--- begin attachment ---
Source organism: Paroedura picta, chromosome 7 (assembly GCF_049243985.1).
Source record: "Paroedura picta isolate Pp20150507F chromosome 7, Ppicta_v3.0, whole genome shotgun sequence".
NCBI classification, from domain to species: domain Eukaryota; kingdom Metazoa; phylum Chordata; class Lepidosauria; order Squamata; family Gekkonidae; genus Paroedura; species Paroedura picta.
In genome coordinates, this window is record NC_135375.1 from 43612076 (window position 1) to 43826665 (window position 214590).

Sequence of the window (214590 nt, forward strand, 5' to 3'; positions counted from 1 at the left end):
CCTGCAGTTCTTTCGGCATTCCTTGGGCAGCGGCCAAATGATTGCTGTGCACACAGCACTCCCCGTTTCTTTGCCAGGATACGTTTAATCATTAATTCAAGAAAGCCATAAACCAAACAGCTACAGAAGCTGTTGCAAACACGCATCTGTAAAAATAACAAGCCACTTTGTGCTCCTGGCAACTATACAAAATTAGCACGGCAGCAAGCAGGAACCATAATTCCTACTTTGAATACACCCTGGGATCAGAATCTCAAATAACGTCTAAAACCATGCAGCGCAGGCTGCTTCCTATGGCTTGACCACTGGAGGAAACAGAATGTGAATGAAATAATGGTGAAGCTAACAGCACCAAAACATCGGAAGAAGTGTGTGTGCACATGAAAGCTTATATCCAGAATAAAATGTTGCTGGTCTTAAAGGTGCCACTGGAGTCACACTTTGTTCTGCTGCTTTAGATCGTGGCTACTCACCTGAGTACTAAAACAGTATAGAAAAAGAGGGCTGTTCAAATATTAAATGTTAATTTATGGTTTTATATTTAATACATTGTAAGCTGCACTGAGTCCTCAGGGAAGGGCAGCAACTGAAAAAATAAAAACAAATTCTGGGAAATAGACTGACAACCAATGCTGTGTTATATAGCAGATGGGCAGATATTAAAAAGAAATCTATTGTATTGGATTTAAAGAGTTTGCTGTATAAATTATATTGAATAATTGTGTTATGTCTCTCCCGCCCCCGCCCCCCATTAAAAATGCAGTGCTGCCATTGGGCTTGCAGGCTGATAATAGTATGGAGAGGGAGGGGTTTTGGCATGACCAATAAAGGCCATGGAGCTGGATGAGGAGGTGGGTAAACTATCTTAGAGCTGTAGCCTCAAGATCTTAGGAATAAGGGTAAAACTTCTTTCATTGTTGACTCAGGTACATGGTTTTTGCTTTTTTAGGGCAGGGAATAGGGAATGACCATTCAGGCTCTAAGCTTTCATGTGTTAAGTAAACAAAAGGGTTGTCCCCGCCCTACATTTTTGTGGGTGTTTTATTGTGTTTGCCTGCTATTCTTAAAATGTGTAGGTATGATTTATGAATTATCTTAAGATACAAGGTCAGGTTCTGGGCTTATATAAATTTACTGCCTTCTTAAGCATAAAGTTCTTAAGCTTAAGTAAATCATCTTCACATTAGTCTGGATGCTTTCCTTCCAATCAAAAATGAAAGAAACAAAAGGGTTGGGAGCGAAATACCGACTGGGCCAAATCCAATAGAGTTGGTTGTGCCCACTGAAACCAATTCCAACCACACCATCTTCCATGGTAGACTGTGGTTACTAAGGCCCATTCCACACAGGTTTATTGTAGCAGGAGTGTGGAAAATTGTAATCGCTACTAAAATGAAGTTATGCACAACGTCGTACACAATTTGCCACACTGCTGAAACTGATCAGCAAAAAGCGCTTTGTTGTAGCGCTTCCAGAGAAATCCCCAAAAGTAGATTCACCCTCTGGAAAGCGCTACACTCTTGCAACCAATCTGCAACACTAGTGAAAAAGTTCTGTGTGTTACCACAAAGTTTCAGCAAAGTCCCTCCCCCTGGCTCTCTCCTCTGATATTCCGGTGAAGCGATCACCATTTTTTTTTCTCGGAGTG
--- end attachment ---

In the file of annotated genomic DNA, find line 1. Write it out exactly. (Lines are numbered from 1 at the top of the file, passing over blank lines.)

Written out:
Source organism: Paroedura picta, chromosome 7 (assembly GCF_049243985.1).